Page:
The virus, medications, or both might be the culprit, experts say
THURSDAY, June 19 (HealthDay News) -- Drugs that suppress HIV are keeping infected individuals alive and relatively healthy for years, even decades. But studies suggest that a new health risk is emerging for these long-term survivors: increased odds for heart attack and stroke.
It's not clear whether the cause is the virus itself or the drugs used to treat it, said Dr. Steven Grinspoon, professor of medicine at Harvard University.
The exact cause of heightened heart risk among HIV patients "may not be just one or the other," he said. "Both may act, in different ways. The drugs may be causing metabolic problems such as dyslipidemia in the traditional way, while the virus can cause inflammation, which is a known factor in atherosclerosis."
Dyslipidemia is an abnormal increase in levels of blood fats such as cholesterol. Having HIV is associated with low levels of "good" HDL cholesterol and high levels of the blood fats called triglycerides, experts have noted.
And studies have shown that HIV drug therapy can cause abnormal accumulations of fat around the organs deep in the abdomen. The U.S. Food and Drug Administration said in March that it was studying the possibility of label changes for two HIV drugs, Ziagen and Videx, because studies showed a higher rate of heart attacks among people taking them.
Whatever the cause, studies, including one led by Grinspoon, show that living with HIV increases the risk of cardiovascular disease by about 70 percent, he said.
"The relative risk is higher for women than for men," Grinspoon said. "It also increases with increasing age. A lot of HIV people are young, so the absolute rates are low, because they are young."
Grinspoon is co-chair of a meeting on HIV and cardiovascular risk, the conclusions of which are reported in both Circulation and the Journal of Acquired Immune Deficiency Syndrome.
"A lot of the studies so far have concentrated on medications," noted Dr. Priscilla Hsue, a cardiologist who is assistant professor of medicine at the University of California, San Francisco, and a member of the group preparing the report. "We've just begun to realize that the virus itself might be responsible. It affects the immune system and results in chronic inflammation, and both have effects on the cardiovascular system."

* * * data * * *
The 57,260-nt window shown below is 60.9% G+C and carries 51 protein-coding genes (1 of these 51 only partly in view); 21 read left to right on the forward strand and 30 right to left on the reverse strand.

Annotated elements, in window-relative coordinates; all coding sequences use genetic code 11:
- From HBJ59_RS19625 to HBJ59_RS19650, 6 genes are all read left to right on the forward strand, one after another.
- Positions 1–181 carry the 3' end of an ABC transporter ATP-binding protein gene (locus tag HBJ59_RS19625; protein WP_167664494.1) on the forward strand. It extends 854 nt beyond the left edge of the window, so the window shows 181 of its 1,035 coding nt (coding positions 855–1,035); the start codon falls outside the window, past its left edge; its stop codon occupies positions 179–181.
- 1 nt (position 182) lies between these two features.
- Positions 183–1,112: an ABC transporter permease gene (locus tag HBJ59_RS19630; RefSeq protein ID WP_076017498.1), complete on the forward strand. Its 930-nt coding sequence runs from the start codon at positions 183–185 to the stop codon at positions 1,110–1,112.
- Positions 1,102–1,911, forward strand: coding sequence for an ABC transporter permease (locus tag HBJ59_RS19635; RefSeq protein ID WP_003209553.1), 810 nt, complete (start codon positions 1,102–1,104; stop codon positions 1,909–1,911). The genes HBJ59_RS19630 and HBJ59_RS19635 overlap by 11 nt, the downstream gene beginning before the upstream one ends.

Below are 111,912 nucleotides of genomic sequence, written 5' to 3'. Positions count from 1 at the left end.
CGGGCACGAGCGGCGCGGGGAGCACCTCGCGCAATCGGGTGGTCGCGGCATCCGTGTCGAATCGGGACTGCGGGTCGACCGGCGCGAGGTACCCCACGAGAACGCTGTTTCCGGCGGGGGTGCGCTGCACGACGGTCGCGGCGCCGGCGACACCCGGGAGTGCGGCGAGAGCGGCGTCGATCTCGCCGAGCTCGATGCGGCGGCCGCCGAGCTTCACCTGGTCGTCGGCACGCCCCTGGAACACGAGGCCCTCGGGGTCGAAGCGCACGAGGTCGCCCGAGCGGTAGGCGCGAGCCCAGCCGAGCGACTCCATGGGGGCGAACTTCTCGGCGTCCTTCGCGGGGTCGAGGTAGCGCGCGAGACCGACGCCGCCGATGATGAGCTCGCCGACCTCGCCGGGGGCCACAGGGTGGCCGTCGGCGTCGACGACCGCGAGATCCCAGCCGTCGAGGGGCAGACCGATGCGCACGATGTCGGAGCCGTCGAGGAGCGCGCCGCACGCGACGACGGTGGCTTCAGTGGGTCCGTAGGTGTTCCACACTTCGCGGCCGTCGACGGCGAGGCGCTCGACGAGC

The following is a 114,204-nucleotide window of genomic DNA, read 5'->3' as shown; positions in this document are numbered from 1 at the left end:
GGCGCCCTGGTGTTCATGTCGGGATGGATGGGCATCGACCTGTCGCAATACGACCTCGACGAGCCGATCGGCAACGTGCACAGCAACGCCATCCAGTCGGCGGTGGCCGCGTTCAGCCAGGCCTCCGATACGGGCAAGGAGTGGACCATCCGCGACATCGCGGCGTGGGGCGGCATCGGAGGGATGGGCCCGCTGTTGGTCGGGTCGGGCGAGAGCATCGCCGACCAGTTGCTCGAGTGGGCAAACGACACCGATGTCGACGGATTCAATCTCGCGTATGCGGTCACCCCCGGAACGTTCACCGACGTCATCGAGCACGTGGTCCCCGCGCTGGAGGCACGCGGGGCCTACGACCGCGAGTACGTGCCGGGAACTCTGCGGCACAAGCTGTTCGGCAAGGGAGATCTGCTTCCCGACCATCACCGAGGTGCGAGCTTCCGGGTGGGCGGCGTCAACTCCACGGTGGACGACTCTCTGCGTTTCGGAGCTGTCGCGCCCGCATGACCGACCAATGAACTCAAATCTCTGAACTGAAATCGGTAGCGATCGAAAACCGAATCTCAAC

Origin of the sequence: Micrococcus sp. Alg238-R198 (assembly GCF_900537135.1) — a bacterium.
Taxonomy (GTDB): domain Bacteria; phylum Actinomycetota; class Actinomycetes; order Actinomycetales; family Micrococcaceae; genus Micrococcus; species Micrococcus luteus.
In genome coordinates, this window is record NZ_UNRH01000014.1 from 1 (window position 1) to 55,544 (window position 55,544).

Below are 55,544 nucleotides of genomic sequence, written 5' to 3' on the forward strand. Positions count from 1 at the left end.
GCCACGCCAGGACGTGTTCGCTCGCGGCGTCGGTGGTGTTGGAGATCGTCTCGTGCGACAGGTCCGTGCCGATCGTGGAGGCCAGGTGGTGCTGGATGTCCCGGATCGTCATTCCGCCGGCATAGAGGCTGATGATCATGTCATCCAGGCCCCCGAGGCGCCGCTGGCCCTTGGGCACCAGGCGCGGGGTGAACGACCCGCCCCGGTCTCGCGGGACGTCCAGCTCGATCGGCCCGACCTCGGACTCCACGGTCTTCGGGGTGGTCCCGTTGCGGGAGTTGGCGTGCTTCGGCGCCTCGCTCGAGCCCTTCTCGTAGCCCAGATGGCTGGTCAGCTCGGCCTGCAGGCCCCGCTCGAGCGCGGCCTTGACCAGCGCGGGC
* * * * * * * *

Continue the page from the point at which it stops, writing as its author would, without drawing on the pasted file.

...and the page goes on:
In terms of prevention, there should be an emphasis on well-known risk factors such as high blood pressure, obesity and smoking, Grinspoon and Hsue said. "We concentrate on smoking, because a lot of [patients with HIV] smoke cigarettes," she said. "But we must work on all the primary risk factors -- weight loss for obesity, family history, diabetes."
One important priority is to develop a cardiovascular risk factor profile that is specific for people infected with HIV, according to Grinspoon.
In terms of primary prevention of heart trouble, Hsue is a strong advocate for the use of daily aspirin. "It is really cheap and very effective at reducing heart attack and stroke," she said.
Close attention to risk factors is one part of "a two-prong approach," the other prong being development of more effective anti-HIV drugs, Grinspoon added. "The drug companies should develop medications with less side effects," he said.
But it is important for HIV-infected individuals to keep taking their HIV-suppressing drugs, he said. At least one study has shown a higher risk for people who went off and then back on HIV therapy, Grinspoon noted.
"It is definitely better to take your HIV medication," he said. "It is very positive. It saves lives."
Find out more on treating HIV infection at the U.S. Department of Health and Human Services.
SOURCES: Steven Grinspoon, M.D., professor, medicine, Harvard Medical School, Boston; Priscilla Hsue, M.D., assistant professor, medicine, University of California, San Francisco; June, 2008, Circulation, Journal of Acquired Immune Deficiency Syndrome
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